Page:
What’s the good of prayer?
Lord, teach us to pray. Luke 11:1.
It is not part of the life of a natural man to pray. We hear it said that a man will suffer in his life if he does not pray; I question it. What will suffer is the life of the Son of God in him, which is nourished, not by food, but by prayer. When a man is born from above, the life of the Son of God is born in him, and he can either starve that life or nourish it. Prayer is the way the life of God is nourished. Our ordinary views of prayer are not found in the New Testament. We look upon prayer as a means of getting things for ourselves; the Bible idea of prayer is that we may get to know God Himself.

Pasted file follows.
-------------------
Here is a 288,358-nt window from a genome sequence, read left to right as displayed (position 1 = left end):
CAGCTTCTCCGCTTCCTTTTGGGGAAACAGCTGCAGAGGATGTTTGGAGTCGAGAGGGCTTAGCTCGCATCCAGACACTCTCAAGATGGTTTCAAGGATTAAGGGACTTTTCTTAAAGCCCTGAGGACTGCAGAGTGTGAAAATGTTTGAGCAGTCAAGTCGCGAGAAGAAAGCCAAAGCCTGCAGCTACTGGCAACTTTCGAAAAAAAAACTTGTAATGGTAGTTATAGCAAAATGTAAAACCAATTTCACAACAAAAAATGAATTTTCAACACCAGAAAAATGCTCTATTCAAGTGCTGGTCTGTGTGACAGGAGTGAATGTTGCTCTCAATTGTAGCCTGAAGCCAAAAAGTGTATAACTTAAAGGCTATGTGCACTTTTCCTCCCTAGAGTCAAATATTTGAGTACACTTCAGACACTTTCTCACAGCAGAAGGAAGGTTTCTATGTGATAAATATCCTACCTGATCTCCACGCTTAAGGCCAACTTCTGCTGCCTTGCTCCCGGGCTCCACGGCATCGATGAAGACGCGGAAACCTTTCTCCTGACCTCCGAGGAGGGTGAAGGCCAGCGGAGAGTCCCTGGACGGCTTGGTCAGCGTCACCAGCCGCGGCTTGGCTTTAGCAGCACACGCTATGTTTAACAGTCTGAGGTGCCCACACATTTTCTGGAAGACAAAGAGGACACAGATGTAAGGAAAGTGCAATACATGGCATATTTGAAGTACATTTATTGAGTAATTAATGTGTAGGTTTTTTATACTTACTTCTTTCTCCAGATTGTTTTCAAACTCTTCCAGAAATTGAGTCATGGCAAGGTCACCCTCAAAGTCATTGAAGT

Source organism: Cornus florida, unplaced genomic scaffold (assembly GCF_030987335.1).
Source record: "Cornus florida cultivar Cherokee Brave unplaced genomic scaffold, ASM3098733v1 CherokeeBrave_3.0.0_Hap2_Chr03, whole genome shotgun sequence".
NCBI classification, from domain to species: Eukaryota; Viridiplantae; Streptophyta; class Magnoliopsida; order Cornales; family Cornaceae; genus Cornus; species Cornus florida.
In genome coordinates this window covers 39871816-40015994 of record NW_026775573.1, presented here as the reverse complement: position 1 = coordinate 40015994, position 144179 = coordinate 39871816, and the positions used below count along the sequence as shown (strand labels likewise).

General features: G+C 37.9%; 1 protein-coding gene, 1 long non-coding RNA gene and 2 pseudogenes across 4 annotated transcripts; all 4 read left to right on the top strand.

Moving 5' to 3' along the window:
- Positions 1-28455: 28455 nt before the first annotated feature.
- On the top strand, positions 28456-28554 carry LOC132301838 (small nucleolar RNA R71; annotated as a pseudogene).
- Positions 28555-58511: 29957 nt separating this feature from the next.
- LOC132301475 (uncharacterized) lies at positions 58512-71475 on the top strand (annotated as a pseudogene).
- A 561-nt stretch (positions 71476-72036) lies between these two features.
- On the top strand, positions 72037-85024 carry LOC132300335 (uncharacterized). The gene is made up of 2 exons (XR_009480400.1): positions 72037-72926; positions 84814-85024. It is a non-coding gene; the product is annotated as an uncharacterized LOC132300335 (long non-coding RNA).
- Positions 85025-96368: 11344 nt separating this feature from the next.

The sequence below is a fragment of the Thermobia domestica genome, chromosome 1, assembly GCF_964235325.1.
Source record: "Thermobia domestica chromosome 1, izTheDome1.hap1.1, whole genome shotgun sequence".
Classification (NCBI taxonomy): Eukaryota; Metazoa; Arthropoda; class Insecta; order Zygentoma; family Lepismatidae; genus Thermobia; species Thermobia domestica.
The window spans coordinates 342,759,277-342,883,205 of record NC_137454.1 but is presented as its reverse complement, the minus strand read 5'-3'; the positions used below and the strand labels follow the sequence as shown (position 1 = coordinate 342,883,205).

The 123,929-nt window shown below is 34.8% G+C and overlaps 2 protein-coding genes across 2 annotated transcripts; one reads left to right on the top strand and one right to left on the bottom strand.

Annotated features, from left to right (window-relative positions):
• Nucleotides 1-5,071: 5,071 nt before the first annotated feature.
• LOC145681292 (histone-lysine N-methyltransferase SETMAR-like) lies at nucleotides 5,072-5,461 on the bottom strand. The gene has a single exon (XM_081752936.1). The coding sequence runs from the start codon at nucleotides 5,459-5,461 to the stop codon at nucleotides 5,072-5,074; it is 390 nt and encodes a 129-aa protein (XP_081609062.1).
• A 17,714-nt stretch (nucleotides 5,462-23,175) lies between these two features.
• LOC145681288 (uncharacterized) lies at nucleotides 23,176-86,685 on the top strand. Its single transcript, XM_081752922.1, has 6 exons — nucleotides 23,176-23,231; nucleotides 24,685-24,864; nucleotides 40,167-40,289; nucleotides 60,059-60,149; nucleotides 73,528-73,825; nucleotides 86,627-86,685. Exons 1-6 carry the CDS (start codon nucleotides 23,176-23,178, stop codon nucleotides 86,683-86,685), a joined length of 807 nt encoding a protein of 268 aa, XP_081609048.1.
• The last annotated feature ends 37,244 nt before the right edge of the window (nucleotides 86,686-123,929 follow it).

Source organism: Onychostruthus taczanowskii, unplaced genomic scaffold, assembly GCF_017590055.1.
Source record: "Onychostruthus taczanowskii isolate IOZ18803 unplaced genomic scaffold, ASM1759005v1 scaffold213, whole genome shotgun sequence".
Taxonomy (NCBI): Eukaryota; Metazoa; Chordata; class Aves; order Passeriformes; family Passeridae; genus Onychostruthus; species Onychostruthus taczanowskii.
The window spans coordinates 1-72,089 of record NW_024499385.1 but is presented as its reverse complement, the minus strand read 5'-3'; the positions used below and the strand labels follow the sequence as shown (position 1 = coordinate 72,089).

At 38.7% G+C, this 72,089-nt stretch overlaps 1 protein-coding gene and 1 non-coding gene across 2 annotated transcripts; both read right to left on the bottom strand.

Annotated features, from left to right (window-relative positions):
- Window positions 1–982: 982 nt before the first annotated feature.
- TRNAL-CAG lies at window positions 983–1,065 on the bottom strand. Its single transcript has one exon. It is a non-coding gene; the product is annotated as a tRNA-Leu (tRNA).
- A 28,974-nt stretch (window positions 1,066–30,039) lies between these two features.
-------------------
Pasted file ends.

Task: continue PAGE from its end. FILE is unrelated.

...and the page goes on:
“Ask and ye shall receive.” We grouse before God, we are apologetic or apathetic, but we ask very few things. Yet what a splendid audacity a childlike child has! Our Lord says—“Except ye become as little children.” Ask, and God will do. Give Jesus Christ a chance, give Him elbow room, and no man will ever do this unless he is at his wits’ end. When a man is at his wits’ end it is not a cowardly thing to pray, it is the only way he can get into touch with Reality. Be yourself before God and present your problems, the things you know you have come to your wits’ end over. As long as you are self-sufficient, you do not need to ask God for anything.
It is not so true that “prayer changes things” as that prayer changes me and I change things. God has so constituted things that prayer on the basis of Redemption alters the way in which a man looks at things. Prayer is not a question of altering things externally, but of working wonders in a man’s disposition.
Oswald Chambers, My Utmost for His Highest: Selections for the Year (Grand Rapids, MI: Oswald Chambers Publications; Marshall Pickering, 1986).